The Kimono Inspiration: Art and Art-to-Wear in America
April 6 - June 1, 1997

This exhibition explores the use and meaning of the kimono in America in a fascinating demonstration of cross-cultural influence as a result of economic imperialism, war, and social change. The Kimono Inspiration traces the transformation of this quintessential Japanese garment from its ethnic origins, through its many appearances in fine art, costume, and high fashion, to its role in the contemporary Art-to-Wear Movement in which clothing is a means of artistic expression. Previous studies of the kimono have dealt mainly with the garment's beauty and formal qualities, largely ignoring its sociological context and meanings. This exhibition focuses on the American conception of the kimono and the American use of the kimono as a social symbol, and as an important element of a new art form.

Organized by The Textile Museum, Washington, D.C., the presentation of The Kimono Inspiration at the Parrish will be enhanced by works from The Museum's collection, including Chase's Girl in Blue Kimono (c. 1888) and Alice in the Shinnecock Studio (c. 1900), as well as Irving Ramsey Wiles's Costume Study (1885) and photographs from the William Merritt Chase Archives showing the Chase family's love for things Japanese.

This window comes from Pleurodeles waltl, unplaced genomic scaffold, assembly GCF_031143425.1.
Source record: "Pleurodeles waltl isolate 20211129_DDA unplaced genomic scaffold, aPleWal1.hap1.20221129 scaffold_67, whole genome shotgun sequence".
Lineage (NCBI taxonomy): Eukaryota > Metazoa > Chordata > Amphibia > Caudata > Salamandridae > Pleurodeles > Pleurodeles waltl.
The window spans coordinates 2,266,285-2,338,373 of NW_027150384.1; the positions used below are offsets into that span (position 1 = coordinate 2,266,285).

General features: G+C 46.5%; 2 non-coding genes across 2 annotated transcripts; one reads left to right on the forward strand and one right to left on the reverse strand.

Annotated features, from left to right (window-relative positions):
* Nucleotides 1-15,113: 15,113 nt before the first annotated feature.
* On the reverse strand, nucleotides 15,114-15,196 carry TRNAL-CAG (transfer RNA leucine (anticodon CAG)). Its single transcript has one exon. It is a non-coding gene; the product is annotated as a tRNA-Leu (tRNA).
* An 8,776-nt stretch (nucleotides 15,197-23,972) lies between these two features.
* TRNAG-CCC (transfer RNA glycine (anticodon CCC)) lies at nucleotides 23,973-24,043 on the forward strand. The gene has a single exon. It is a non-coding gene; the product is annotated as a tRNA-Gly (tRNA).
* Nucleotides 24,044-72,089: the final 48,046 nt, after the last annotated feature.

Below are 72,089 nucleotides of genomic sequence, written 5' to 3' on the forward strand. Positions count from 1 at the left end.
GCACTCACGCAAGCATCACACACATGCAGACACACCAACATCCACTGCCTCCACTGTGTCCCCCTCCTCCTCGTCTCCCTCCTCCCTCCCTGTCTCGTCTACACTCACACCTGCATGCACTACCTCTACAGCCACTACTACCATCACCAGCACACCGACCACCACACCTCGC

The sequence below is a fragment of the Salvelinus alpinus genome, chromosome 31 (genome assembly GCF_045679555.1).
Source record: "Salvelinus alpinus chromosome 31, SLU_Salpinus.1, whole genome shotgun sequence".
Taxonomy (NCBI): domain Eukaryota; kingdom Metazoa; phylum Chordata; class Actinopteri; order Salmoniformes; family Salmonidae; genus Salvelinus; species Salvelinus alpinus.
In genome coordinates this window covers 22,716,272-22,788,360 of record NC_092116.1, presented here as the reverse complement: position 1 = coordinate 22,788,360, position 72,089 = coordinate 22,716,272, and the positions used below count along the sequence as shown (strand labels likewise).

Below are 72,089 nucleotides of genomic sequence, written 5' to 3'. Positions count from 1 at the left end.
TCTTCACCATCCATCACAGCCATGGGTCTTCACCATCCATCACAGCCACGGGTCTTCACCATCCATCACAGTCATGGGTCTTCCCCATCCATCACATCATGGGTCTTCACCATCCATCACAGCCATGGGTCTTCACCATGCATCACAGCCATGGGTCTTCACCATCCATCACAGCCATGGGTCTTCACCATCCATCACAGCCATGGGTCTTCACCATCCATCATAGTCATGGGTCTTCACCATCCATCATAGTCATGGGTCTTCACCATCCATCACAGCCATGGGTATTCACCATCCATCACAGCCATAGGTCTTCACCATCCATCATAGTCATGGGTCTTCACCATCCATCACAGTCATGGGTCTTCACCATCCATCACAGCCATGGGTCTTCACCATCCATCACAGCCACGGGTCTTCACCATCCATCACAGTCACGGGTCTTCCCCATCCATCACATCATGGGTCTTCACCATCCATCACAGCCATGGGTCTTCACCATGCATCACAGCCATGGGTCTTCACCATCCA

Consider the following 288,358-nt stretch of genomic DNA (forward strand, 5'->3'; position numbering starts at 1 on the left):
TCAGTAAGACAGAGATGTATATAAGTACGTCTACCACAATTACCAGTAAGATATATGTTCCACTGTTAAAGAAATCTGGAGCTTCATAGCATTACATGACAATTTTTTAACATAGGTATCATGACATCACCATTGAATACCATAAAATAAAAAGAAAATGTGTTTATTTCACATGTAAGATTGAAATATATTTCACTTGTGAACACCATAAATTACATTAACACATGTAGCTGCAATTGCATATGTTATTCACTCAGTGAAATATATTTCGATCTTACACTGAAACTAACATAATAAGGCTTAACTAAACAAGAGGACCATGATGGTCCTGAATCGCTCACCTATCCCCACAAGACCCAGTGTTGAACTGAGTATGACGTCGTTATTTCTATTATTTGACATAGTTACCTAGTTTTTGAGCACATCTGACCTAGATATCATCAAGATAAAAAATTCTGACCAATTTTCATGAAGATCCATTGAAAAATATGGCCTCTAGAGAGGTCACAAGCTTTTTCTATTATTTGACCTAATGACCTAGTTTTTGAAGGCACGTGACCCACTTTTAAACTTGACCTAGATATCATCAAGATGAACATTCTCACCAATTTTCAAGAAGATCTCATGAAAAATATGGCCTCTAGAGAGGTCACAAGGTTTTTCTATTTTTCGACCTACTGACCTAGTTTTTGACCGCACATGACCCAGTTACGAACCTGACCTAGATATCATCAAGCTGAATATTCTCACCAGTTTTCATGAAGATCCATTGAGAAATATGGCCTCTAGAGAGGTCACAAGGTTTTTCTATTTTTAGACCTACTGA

The Kimono Inspiration: Art and Art-to-Wear in America has been organized by The Textile Museum, Washington, D.C., in cooperation with The Spencer Museum of Art, University of Kansas. The Textile Museum is grateful to the following foundations, corporations and individuals for support of this exhibition: The E. Rhodes and Leona B. Carpenter Foundation; The Richard & Rosalee C. Davison Foundation, Inc.; Neiman Marcus; The T. Backer Fund, Inc., The Rau Foundation; Friends of Fiber Art International; Hecht's; Mr. and Mrs. Carl S. Gewirz; Mr. and Mrs. Samuel J. Rosenfeld; and members of The Kimono Inspiration: Art and Art-to-Wear in America Support Committee.